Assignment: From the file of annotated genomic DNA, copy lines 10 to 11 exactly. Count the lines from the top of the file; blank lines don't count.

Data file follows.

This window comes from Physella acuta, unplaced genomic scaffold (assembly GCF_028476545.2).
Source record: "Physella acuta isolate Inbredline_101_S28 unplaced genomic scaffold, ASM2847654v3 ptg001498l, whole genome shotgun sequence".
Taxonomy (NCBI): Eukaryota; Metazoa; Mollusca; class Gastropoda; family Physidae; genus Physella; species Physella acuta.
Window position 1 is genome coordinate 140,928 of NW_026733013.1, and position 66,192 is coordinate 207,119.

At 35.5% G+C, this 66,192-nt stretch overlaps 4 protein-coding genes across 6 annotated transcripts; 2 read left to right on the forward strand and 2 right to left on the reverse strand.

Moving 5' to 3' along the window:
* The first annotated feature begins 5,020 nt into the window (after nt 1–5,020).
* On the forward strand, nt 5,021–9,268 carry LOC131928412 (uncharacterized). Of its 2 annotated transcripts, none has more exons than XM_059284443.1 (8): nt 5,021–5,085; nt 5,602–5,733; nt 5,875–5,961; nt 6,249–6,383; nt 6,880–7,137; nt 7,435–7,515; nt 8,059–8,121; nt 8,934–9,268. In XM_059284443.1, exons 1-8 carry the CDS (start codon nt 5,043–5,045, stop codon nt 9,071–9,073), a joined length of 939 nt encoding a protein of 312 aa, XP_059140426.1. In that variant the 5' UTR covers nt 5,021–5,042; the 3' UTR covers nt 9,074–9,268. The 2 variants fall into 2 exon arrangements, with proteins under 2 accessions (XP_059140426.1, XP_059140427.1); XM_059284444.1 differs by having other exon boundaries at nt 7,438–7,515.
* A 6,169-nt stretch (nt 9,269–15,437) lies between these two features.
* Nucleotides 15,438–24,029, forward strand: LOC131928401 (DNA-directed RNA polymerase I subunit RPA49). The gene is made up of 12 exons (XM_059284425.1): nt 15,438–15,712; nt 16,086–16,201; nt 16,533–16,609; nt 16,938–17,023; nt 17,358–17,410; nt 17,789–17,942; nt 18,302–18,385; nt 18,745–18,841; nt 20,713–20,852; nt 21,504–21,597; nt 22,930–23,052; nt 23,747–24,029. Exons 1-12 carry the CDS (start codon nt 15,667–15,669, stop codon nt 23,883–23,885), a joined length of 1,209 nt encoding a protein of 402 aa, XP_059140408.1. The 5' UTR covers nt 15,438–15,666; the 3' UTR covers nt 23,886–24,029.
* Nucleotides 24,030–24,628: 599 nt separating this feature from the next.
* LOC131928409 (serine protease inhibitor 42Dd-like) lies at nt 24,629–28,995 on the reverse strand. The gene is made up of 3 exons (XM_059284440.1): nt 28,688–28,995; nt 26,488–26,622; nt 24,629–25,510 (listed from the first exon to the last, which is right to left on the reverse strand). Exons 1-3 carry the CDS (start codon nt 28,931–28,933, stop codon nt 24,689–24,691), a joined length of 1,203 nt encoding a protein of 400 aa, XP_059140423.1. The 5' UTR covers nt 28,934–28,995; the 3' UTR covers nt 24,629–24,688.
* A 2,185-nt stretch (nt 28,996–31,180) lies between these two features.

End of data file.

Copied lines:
* Nucleotides 15,438–24,029, forward strand: LOC131928401 (DNA-directed RNA polymerase I subunit RPA49). The gene is made up of 12 exons (XM_059284425.1): nt 15,438–15,712; nt 16,086–16,201; nt 16,533–16,609; nt 16,938–17,023; nt 17,358–17,410; nt 17,789–17,942; nt 18,302–18,385; nt 18,745–18,841; nt 20,713–20,852; nt 21,504–21,597; nt 22,930–23,052; nt 23,747–24,029. Exons 1-12 carry the CDS (start codon nt 15,667–15,669, stop codon nt 23,883–23,885), a joined length of 1,209 nt encoding a protein of 402 aa, XP_059140408.1. The 5' UTR covers nt 15,438–15,666; the 3' UTR covers nt 23,886–24,029.
* Nucleotides 24,030–24,628: 599 nt separating this feature from the next.